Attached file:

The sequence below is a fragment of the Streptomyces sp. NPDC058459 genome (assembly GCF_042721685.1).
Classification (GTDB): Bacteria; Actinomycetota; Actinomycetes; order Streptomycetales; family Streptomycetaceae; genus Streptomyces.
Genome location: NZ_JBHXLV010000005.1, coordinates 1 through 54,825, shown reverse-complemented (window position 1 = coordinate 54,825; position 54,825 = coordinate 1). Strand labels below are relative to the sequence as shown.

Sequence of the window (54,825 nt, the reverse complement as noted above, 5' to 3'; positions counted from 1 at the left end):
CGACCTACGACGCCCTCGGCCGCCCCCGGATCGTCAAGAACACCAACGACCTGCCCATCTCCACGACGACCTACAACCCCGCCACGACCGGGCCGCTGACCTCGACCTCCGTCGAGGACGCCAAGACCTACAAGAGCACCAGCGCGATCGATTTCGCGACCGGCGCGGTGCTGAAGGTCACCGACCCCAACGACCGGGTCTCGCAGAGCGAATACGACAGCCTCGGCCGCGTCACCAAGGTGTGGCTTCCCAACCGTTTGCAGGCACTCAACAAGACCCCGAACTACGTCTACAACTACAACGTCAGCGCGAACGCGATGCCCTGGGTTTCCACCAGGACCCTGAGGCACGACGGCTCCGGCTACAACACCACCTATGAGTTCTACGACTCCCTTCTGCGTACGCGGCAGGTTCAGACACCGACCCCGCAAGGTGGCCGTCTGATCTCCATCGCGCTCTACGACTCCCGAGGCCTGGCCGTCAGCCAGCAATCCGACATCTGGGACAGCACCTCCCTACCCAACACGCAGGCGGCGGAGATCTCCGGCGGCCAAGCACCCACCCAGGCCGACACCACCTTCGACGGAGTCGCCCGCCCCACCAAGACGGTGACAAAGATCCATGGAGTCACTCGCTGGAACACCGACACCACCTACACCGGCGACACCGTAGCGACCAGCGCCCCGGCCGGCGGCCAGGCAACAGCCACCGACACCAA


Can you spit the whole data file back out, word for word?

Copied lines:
The sequence below is a fragment of the Streptomyces sp. NPDC058459 genome (assembly GCF_042721685.1).
Classification (GTDB): Bacteria; Actinomycetota; Actinomycetes; order Streptomycetales; family Streptomycetaceae; genus Streptomyces.
Genome location: NZ_JBHXLV010000005.1, coordinates 1 through 54,825, shown reverse-complemented (window position 1 = coordinate 54,825; position 54,825 = coordinate 1). Strand labels below are relative to the sequence as shown.

Sequence of the window (54,825 nt, the reverse complement as noted above, 5' to 3'; positions counted from 1 at the left end):
CGACCTACGACGCCCTCGGCCGCCCCCGGATCGTCAAGAACACCAACGACCTGCCCATCTCCACGACGACCTACAACCCCGCCACGACCGGGCCGCTGACCTCGACCTCCGTCGAGGACGCCAAGACCTACAAGAGCACCAGCGCGATCGATTTCGCGACCGGCGCGGTGCTGAAGGTCACCGACCCCAACGACCGGGTCTCGCAGAGCGAATACGACAGCCTCGGCCGCGTCACCAAGGTGTGGCTTCCCAACCGTTTGCAGGCACTCAACAAGACCCCGAACTACGTCTACAACTACAACGTCAGCGCGAACGCGATGCCCTGGGTTTCCACCAGGACCCTGAGGCACGACGGCTCCGGCTACAACACCACCTATGAGTTCTACGACTCCCTTCTGCGTACGCGGCAGGTTCAGACACCGACCCCGCAAGGTGGCCGTCTGATCTCCATCGCGCTCTACGACTCCCGAGGCCTGGCCGTCAGCCAGCAATCCGACATCTGGGACAGCACCTCCCTACCCAACACGCAGGCGGCGGAGATCTCCGGCGGCCAAGCACCCACCCAGGCCGACACCACCTTCGACGGAGTCGCCCGCCCCACCAAGACGGTGACAAAGATCCATGGAGTCACTCGCTGGAACACCGACACCACCTACACCGGCGACACCGTAGCGACCAGCGCCCCGGCCGGCGGCCAGGCAACAGCCACCGACACCAA